Gov. Wolf's budget plan focuses on Pennsylvania's middle class, education
March 3, 2015 11:17 PM
Matt Rourke/Associated Press
In higher education, Gov. Tom Wolf proposes increasing funding for the State System of Higher Education by $45 million.
By Karen Langley / Post-Gazette Harrisburg Bureau
HARRISBURG — Gov. Tom Wolf on Tuesday had his first chance to propose a comprehensive plan for Pennsylvania state government, and he went big.
His budget proposal for the upcoming fiscal year would raise the state sales tax rate and the personal income tax rate. It would provide billions of dollars in relief from school district property taxes. It would overcome a projected $2 billion revenue shortfall to propose hundreds of millions of additional dollars in education funding.
And it would raise the minimum wage, loosen restrictions on state wine and liquor sales, and change how the assets of the state and public school employee retirement systems are managed.
“There is no doubt this is by far the most ambitious agenda that any governor’s had in recent history, because of the comprehensive nature of it,” said Terry Madonna, a Franklin & Marshall College professor and pollster. “The difficulty with it is, it’s a package. If you start to pull it apart, then can it sustain?”
With the numbers finally public, the Republicans who control the state Senate and House said the plan is simply too big. Senate President Pro Tem Joe Scarnati, R-Jefferson, called it “the most massive tax-and-spend plan in recent history of the Commonwealth.”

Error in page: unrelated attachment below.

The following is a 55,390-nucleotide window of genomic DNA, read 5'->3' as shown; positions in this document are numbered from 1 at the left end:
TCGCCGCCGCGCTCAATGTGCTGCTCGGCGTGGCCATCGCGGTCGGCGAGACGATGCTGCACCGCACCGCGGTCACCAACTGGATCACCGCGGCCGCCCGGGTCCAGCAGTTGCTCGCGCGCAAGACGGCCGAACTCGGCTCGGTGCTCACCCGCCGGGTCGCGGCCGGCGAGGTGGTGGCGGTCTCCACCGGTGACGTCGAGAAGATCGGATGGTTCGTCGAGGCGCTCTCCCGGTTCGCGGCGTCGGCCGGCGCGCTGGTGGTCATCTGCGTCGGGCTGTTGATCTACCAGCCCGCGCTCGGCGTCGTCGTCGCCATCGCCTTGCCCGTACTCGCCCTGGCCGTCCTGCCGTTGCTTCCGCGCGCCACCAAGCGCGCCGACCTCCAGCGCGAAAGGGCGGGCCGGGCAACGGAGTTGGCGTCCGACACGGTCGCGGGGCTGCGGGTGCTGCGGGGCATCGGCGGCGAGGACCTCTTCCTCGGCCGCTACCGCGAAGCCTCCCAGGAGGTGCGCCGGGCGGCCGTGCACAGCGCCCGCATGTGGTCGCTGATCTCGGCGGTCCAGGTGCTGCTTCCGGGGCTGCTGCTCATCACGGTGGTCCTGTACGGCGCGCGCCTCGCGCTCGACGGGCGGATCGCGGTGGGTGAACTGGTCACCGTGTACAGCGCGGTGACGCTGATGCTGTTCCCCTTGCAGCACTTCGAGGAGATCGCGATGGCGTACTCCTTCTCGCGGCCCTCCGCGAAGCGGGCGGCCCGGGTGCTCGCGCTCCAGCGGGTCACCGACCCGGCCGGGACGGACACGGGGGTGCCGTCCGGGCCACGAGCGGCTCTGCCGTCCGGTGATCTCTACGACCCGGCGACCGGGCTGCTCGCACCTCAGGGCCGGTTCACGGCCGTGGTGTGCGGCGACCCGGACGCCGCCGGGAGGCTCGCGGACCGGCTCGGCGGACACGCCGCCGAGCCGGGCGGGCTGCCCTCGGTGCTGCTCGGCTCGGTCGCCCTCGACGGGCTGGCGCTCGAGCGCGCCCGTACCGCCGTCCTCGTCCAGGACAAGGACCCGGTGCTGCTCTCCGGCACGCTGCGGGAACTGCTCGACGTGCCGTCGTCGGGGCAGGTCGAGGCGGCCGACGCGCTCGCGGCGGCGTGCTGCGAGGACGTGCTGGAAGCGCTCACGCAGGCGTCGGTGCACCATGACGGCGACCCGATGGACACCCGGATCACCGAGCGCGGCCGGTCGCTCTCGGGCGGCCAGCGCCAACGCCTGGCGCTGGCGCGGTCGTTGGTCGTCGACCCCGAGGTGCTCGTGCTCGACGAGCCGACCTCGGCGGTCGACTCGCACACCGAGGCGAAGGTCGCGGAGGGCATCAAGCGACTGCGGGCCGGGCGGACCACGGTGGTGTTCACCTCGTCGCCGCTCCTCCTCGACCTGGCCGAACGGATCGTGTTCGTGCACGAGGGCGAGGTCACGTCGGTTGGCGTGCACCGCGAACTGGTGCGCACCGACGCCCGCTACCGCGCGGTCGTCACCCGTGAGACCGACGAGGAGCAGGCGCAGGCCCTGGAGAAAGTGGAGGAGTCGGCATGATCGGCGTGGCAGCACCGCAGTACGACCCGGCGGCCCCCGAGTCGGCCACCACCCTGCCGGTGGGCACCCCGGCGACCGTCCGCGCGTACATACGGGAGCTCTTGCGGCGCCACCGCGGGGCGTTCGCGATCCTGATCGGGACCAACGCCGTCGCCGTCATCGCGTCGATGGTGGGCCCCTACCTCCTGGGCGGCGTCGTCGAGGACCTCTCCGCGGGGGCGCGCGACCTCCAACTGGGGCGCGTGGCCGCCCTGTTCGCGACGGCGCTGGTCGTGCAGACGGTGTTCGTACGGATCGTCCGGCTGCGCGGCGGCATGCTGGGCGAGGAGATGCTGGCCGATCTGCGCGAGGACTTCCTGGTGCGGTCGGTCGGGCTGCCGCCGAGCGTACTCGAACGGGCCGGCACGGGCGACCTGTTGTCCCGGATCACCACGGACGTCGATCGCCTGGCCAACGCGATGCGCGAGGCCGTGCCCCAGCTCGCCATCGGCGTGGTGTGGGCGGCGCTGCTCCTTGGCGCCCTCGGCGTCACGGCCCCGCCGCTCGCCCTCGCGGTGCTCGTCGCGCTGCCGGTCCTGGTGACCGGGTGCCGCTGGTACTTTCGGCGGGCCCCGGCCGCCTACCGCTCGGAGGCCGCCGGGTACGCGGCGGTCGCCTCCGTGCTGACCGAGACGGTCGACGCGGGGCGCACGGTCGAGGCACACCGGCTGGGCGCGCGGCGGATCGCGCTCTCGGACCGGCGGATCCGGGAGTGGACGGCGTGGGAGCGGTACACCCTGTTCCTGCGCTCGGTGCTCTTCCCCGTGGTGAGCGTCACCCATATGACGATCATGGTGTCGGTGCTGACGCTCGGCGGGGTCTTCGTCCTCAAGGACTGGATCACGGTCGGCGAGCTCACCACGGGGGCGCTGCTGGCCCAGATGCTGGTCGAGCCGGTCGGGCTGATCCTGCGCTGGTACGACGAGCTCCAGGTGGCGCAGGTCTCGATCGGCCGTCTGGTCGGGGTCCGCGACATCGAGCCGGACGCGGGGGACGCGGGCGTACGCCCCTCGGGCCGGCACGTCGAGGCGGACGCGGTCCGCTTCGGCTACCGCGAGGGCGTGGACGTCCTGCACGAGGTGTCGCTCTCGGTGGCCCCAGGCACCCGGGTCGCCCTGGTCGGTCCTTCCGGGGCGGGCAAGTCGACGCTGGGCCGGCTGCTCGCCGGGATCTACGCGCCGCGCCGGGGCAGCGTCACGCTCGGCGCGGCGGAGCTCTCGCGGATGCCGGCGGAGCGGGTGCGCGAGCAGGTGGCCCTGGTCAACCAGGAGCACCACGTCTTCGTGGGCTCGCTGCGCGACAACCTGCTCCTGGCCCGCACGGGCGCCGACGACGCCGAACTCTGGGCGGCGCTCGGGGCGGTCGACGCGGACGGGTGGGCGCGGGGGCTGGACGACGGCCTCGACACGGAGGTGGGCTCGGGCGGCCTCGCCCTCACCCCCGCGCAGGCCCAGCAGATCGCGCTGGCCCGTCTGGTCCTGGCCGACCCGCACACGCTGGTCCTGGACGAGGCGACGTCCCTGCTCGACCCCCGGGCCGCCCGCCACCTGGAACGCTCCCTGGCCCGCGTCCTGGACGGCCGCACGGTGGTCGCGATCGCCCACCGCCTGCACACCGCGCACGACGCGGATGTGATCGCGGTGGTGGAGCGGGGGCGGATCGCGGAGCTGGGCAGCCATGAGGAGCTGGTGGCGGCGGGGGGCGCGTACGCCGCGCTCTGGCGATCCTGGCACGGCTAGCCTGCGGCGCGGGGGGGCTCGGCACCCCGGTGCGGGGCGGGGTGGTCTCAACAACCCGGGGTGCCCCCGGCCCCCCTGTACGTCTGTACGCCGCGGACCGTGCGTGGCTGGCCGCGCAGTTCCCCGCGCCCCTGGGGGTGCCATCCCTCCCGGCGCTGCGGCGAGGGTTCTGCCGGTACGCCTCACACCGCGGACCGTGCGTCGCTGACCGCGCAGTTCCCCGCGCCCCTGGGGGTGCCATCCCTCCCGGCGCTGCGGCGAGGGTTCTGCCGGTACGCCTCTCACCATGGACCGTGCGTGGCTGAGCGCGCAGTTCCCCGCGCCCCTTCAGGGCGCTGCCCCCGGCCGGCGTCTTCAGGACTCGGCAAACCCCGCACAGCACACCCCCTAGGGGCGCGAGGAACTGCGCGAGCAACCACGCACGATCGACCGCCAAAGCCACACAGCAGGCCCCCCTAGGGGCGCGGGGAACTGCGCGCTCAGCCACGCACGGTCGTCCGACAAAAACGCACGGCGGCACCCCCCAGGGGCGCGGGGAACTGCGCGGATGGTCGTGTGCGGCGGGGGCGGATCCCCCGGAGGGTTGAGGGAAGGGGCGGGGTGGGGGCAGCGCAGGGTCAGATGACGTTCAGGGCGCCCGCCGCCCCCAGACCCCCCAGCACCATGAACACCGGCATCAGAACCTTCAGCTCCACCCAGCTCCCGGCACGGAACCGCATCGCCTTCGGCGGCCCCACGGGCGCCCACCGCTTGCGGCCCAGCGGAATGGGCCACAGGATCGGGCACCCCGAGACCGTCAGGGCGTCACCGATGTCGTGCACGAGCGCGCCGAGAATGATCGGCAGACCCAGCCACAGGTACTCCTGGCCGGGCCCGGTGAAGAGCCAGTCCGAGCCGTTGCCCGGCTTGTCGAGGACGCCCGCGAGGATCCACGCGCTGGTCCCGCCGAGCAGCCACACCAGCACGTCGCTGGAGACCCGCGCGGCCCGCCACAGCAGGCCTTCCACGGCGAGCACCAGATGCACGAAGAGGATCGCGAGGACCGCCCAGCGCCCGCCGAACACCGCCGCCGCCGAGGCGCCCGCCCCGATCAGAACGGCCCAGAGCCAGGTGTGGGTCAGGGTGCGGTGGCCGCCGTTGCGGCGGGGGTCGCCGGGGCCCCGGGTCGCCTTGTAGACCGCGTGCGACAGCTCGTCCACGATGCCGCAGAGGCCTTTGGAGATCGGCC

“The problem with this budget is it’s not based in reality,” said Senate Majority Leader Jake Corman, R-Centre. “We’re not going to start with a $33 billion budget and start negotiating from there.”
The governor’s fellow Democrats lauded his proposal for its boldness.
“I want to thank the governor for not going small with his first budget proposal,” said Sen. Vincent Hughes of Philadelphia, the ranking Democrat on the Appropriations Committee.
Mr. Wolf, a Democrat who unseated Republican Gov. Tom Corbett in the November election, described his proposal as an effort to rebuild the middle class by investing in schools, attracting solid jobs and making government more efficient.
“It’s time to do something different, and work together to get the state back on track,” Mr. Wolf said in his address. “Our budget should be as bold and ambitious as Pennsylvania has been over the past 300 years.”
Much of the increase in personal income taxes next year would be used to offset the property taxes assessed by school districts, and Mr. Wolf said his full proposal would reduce the total tax burden on “average, middle-class families.” The property tax proposal would cut in half the property taxes of the average homeowner, leaving that person with more than an additional $1,000 each year, the governor said.
Nearly 30 percent of senior households — 270,000 in total — would have their school property taxes eliminated, the administration said. The governor also proposed a rent rebate, capped at $500, for renters who have $50,000 or less in household income.
Mr. Wolf noted that his property tax plan has much in common with one that had been proposed by the House Republican leader, Dave Reed. Mr. Reed later said he was encouraged that the governor had made a proposal about property taxes, though he said Republicans want to use every dollar of new revenue to reduce local taxes.